Authors in search of a title

The 12th century cartulary (book containing copies of charters) of Reading Abbey includes a list of the books in the abbey library as well as a nearby priory. The books are referred to by title, where that exists, but also by a short description of the book’s content, to help locating it, when the title is missing

When it came to titles, ancient and medieval written works were like the early European nobility. It wasn’t enough to call yourself a noble – a problem later solved by the emergence of patents of nobility –, you had to pass for one in the eyes of your peers. Similarly, it wasn’t enough for an author to give his or her own book a title, something most didn’t do anyway. The title’s survival depended on the scribes’ good graces, those who were responsible for the book’s multiplication and survival. And it means that those ultimately responsible for the title of a written work was the reader, who was often the person prompting the duplication of a book in a manuscript culture.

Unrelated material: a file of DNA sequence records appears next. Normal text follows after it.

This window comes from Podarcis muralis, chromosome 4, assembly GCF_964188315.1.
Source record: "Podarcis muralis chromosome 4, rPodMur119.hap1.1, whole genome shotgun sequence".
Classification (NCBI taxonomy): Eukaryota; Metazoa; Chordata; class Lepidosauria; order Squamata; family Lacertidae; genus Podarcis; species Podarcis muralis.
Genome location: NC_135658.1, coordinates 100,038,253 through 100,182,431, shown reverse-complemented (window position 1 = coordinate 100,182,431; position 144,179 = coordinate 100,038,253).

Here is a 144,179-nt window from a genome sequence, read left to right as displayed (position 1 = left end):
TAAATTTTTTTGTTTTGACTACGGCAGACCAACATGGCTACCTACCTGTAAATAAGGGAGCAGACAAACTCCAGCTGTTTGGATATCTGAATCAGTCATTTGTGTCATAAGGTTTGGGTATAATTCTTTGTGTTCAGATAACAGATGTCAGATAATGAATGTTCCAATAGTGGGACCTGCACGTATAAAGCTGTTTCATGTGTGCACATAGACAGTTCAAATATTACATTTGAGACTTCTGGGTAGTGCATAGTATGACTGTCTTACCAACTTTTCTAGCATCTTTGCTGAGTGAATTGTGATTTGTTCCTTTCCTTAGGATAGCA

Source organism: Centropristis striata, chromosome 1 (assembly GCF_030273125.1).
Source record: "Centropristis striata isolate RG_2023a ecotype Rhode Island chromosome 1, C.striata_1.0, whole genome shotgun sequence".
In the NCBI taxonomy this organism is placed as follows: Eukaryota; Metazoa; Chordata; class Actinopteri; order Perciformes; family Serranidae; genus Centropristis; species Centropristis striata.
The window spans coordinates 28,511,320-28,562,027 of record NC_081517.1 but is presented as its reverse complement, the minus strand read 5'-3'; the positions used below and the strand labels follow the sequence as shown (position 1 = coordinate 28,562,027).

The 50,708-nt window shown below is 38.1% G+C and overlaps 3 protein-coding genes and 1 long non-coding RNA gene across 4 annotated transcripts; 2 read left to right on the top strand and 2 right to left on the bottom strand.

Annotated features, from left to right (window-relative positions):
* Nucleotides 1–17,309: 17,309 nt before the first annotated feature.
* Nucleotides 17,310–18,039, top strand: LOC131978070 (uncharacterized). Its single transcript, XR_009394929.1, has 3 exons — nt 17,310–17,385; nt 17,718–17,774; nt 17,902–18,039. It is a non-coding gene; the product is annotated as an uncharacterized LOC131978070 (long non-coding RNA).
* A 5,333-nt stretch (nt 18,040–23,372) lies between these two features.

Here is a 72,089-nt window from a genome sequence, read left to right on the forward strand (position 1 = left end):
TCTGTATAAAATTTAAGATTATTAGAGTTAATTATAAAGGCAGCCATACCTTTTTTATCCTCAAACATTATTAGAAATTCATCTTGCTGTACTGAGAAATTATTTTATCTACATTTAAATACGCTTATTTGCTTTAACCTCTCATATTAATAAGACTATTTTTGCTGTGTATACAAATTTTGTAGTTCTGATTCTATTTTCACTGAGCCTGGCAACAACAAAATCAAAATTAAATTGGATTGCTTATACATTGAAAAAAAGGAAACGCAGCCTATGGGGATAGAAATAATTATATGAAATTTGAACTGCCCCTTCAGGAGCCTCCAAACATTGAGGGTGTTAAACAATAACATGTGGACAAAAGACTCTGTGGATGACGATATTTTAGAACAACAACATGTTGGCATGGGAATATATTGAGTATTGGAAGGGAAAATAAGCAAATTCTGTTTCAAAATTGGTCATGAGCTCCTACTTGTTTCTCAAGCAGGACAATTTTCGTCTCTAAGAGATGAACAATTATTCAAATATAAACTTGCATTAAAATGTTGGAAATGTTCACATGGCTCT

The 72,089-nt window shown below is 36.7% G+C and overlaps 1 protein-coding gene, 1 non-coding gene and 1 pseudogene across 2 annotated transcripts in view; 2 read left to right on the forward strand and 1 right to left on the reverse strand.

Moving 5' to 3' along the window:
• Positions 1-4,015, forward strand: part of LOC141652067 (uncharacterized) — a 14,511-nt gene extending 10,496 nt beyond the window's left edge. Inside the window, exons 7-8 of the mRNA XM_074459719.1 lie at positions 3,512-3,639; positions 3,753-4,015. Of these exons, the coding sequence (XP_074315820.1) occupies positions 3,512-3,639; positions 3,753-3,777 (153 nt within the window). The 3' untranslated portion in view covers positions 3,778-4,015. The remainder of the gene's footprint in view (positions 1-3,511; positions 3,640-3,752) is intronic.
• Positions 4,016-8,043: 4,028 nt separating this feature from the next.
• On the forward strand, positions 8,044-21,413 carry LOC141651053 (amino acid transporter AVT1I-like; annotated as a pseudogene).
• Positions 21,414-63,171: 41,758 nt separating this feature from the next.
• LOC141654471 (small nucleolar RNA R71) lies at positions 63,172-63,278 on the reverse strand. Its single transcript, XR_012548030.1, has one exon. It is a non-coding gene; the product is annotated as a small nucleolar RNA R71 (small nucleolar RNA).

This title open-endedness is partly responsible for the toothsome mess that is the medieval manuscript culture, where the same work may have been circulating under several titles at the same time, often making identification very difficult. A book referenced in another work may be the same as the one circulating under a name which bore little resemblance to the original reference.

Overall, titles were not the forte of the written culture of the medieval West. Hundreds of library book lists from the 9th to the 15th century show that readers didn’t really care about titles. That a book about a topic was good enough as an idenfier in libraries which rarely exceeded a few hundred volumes.

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